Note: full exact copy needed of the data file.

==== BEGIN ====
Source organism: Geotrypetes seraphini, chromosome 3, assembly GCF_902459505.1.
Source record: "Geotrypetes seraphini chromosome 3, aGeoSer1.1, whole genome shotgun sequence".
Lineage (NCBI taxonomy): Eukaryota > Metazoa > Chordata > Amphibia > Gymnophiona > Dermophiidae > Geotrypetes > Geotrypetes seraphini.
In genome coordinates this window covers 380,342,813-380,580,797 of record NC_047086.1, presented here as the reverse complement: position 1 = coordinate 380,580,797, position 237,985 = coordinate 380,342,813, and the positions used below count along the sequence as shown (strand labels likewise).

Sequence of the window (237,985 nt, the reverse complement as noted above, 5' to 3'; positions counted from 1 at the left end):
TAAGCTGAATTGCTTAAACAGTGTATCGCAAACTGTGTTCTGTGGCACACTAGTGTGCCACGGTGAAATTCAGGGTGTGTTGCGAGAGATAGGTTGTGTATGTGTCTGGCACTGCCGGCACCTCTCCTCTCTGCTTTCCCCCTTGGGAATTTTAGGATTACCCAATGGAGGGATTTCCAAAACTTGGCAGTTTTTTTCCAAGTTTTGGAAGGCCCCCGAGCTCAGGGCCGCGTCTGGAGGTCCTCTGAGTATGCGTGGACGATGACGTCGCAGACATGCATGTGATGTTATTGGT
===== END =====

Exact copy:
Source organism: Geotrypetes seraphini, chromosome 3, assembly GCF_902459505.1.
Source record: "Geotrypetes seraphini chromosome 3, aGeoSer1.1, whole genome shotgun sequence".
Lineage (NCBI taxonomy): Eukaryota > Metazoa > Chordata > Amphibia > Gymnophiona > Dermophiidae > Geotrypetes > Geotrypetes seraphini.
In genome coordinates this window covers 380,342,813-380,580,797 of record NC_047086.1, presented here as the reverse complement: position 1 = coordinate 380,580,797, position 237,985 = coordinate 380,342,813, and the positions used below count along the sequence as shown (strand labels likewise).

Sequence of the window (237,985 nt, the reverse complement as noted above, 5' to 3'; positions counted from 1 at the left end):
TAAGCTGAATTGCTTAAACAGTGTATCGCAAACTGTGTTCTGTGGCACACTAGTGTGCCACGGTGAAATTCAGGGTGTGTTGCGAGAGATAGGTTGTGTATGTGTCTGGCACTGCCGGCACCTCTCCTCTCTGCTTTCCCCCTTGGGAATTTTAGGATTACCCAATGGAGGGATTTCCAAAACTTGGCAGTTTTTTTCCAAGTTTTGGAAGGCCCCCGAGCTCAGGGCCGCGTCTGGAGGTCCTCTGAGTATGCGTGGACGATGACGTCGCAGACATGCATGTGATGTTATTGGT